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Mad at the Moon

CANNES--A bad attack of miscasting and some klutzy development take the shine out of "Mad at the Moon," a Wild West amour fou movie that sprouts hairs halfway and turns into a werewolf flick. Slimly plotted item may attract the midnight crowd at specialized outings but is unlikely to raise much of a howl with mainstream auds.

With:
Jenny Hill ... Mary Stuart Masterson Miller Brown ... Hart Bochner Mrs. Hill ... Fionnula Flanagan Sally ... Cec Verrell James Miller ... Stephen Blake

CANNES–A bad attack of miscasting and some klutzy development take the shine out of “Mad at the Moon,” a Wild West amour fou movie that sprouts hairs halfway and turns into a werewolf flick. Slimly plotted item may attract the midnight crowd at specialized outings but is unlikely to raise much of a howl with mainstream auds.

Second outing by Argentine-born Martin Donovan (aka Carlos Enrique Varela y Peralta-Ramos), who staked a cult claim with the quirky “Apartment Zero,” shows the same glee in blending genres and going for broke.

Main problems here are accepting topliner Mary Stuart Masterson as a repressed young woman and figuring out a storyline that takes a left turn 50 minutes in.

Setting, per production notes, is “somewhere in America, 1892.” Confident intro immediately sets up an operatic tone with a troupe of singers performing in an open plain at night and unexplained B&W flashbacks of two young tykes and a mysterious stranger (Hart Bochner).

Mood is sustained for a while as pretty 25-year-old virgin Jenny (Masterson) has a back-streets close encounter with charismatic bum Miller Brown (Bochner), for whom she’s had the hots since childhood.

Despite her secret desires, however, she finally bows to the wishes of mom (Fionnula Flanagan) and marries local milquetoast James Miller (Stephen Blake), the bum’s half-bro.

Things start to go awry (with the pic, too) as soon as the couple settle in James’ remote farmhouse. The marriage is unconsummated, Miller haunts the plains outside, and Jenny has her first experience of hubby’s “moonsickness,” during which he starts howling and turns partly vulpine.

Sensibly, she hies back to town. To get her back, James confesses to the townsfolk his affliction, caught as an infant when gazing at the full moon.

Jenny agrees to return home so long as she’s never alone with her husband during a full moon. Mom agrees, and conveniently deputizes Miller as her daughter’s protector. Finale has the trio moonstruck in various ways.

On paper the idea sounds promising, if a trifle outre. Donovan sets up the board with plenty of skill but seems less sure of how to make the game play. The crucial bond between the half-brothers is mistily drawn and the moonsickness stuff, which dominates the pic’s second half, is never developed beyond a horror sidebar that doesn’t deliver for genre fans.

Equally damaging is the lack of depth in the relationship between the two leads.

Masterson, so good at portraying hidden passions in the more naturalistic “Fried Green Tomatoes” and the 1987 “Some Kind of Wonderful,” never seems to get a handle on her part and simply looks too knowing for a naive virgin. Bochner, OK in “Apartment Zero,” mostly gets by with lingering looks and unshaven-hunk appeal.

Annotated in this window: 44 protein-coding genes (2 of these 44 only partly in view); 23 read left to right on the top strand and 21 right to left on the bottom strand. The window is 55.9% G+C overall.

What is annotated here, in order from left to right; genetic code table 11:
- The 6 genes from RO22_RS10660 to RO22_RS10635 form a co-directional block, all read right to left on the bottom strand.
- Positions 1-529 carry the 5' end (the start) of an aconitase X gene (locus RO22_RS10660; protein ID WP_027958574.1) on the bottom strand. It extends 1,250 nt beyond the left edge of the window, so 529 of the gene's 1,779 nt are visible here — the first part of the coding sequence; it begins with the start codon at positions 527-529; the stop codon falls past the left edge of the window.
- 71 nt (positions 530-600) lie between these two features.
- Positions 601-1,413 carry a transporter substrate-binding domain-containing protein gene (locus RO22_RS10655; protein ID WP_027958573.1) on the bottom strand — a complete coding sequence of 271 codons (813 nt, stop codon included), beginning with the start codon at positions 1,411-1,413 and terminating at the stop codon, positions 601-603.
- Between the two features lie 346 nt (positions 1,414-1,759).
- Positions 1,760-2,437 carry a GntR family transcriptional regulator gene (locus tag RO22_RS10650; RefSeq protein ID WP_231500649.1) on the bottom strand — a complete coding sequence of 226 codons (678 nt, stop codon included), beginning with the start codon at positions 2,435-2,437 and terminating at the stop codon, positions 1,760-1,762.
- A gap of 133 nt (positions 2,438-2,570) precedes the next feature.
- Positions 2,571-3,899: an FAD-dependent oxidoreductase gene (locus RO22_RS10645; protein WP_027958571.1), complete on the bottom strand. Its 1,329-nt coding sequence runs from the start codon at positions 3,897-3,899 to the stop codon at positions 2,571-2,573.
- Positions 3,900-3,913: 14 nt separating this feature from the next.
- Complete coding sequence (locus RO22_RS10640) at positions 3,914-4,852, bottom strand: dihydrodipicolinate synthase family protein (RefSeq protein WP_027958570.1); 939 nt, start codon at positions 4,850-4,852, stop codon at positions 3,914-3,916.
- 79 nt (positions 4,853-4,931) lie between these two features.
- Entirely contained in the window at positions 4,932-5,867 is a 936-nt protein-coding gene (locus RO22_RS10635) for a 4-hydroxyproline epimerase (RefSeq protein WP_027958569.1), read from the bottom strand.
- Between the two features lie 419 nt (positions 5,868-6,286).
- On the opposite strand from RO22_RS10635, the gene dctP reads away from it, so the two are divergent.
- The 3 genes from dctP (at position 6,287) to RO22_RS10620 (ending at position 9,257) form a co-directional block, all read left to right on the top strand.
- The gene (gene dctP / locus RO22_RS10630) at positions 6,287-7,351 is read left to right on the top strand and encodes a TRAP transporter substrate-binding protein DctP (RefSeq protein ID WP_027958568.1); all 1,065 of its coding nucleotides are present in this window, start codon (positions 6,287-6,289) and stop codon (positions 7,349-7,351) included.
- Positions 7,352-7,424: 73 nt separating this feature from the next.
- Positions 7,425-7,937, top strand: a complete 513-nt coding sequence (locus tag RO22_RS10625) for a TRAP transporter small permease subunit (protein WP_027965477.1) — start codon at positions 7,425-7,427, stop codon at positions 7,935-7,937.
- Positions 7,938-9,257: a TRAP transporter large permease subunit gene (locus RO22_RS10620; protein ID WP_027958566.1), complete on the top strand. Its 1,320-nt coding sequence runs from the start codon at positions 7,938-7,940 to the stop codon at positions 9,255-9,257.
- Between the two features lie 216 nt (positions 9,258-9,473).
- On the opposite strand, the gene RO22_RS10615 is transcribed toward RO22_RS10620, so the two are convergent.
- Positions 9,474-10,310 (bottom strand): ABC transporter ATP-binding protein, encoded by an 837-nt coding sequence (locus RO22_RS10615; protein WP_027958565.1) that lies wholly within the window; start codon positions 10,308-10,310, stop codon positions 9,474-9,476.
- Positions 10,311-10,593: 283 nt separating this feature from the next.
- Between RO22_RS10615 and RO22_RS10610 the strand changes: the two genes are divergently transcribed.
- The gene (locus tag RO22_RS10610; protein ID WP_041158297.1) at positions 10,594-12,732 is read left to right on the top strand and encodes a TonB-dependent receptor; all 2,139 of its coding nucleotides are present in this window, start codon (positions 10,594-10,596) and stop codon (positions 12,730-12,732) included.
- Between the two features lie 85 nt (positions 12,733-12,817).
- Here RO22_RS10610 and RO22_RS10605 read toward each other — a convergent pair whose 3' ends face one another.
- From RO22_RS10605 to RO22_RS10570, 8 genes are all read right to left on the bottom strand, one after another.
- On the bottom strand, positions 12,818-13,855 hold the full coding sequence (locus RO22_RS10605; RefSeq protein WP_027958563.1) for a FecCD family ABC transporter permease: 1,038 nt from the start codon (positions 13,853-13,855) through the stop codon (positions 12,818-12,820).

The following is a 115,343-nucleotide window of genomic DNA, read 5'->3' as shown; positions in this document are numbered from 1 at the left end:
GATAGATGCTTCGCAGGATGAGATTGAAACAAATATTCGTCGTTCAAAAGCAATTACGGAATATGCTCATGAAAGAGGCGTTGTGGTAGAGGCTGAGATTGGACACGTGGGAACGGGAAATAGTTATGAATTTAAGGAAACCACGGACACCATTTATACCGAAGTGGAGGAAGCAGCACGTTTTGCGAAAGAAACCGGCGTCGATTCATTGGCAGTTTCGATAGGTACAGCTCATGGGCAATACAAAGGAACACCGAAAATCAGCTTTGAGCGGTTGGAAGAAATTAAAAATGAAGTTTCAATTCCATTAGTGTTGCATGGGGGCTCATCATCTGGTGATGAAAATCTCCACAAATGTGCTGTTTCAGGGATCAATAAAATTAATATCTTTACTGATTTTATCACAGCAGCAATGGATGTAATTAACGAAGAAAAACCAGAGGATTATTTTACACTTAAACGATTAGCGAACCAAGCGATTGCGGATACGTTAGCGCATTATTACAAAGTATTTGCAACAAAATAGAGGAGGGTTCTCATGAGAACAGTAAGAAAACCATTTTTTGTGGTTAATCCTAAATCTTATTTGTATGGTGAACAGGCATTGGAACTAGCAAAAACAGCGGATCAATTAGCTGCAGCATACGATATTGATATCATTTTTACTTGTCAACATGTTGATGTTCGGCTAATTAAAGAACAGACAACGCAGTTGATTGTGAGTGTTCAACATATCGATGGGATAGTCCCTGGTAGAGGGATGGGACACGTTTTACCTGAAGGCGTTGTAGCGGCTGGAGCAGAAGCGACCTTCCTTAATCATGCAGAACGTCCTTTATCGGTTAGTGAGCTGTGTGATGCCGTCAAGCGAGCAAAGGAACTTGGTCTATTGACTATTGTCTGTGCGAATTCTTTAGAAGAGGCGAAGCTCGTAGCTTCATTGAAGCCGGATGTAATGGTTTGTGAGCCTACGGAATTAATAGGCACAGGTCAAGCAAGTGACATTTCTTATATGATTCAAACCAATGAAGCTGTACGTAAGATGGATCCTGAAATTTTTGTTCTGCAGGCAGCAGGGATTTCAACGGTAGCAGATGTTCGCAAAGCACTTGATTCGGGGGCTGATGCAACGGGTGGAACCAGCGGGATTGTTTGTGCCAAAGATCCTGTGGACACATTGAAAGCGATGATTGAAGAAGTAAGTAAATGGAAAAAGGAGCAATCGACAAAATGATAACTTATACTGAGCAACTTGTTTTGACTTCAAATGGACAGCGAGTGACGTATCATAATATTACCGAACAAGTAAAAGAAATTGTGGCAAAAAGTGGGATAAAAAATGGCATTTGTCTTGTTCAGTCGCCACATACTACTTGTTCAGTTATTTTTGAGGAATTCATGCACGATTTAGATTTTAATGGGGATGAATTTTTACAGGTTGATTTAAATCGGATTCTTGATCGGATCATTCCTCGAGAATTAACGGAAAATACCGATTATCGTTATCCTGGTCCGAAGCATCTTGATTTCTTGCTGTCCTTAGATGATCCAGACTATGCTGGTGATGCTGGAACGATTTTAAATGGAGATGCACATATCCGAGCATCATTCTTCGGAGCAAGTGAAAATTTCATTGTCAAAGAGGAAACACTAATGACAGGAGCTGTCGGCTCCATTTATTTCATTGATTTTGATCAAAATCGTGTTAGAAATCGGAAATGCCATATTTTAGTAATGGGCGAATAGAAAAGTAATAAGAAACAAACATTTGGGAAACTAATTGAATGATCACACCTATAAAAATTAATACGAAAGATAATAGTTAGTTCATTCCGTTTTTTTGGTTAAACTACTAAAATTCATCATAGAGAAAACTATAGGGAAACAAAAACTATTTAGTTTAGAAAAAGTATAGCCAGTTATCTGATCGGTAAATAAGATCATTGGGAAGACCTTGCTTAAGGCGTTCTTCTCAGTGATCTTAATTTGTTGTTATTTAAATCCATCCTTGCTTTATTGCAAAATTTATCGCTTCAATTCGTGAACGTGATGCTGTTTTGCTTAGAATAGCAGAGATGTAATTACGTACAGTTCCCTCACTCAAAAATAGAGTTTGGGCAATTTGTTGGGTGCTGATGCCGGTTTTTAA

Still, Donovan shows he has talent to spare as a pure technician. Pic has a confident feel that suggests the helmer knows where he’s going, even if he sometimes forgets to check the rearview mirror for fellow passengers.

Like the much lower-budget “Apartment Zero,” the movie works best when no one’s talking and Donovan can stoke up the atmosphere through sound, music and images. Masterson’s solo reveries and a later dinner scene are fine in this respect.

Of the supports, Flannagan comes off best as Masterson’s canny Irish mom, with a few characterful scenes. Blake doesn’t get many chances as the weak-willed husband. Daphne Zuniga pops up briefly in the B&W flashbacks as the young Flanagan.

Tech credits are top drawer. Sound design by Cameron Frankley is consistently subtle and evocative, complementing Ronn Schmidt’s light-play lensing and the Leone-flavored production design and costuming by Stephen Greenberg and Grania Preston.

Gerald Gouriet’s big-number orchestral score, including a fake Italo opera seg at the start, is a further hokey delight.

Mad at the Moon

(Drama--B&W and color)

Production: A Michael Jaffe Films-Spectacor Films presentation of a Cassian Elwes/Kastenbaum Films production. (Intl. sales: I.R.S. Media Intl., L.A.) Produced by Michael Kastenbaum, Cassian Elwes, Matt Devlen. Executive producer, Michael Jaffe. Co-producers, Seth Kastenbaum, Daniel Jakub Sladek. Directed by Martin Donovan. Screenplay, Donovan, Richard Pelusi.

Crew: Camera (B&W by DeLuxe, color by Pacific Film Labs), Ronn Schmidt; editor, Penelope Shaw; music, Gerald Gouriet; sound design, Cameron Frankley; sound, Clifford Gynn; production design , Stephen Greenberg; costume design, Grania Preston; assistant director, Aaron Barsky; associate producer, Dan Ireland. Reviewed at Cannes Film Festival (market), May 11, 1992. Running time: 97 min.

With: Jenny Hill ... Mary Stuart Masterson Miller Brown ... Hart Bochner Mrs. Hill ... Fionnula Flanagan Sally ... Cec Verrell James Miller ... Stephen Blake

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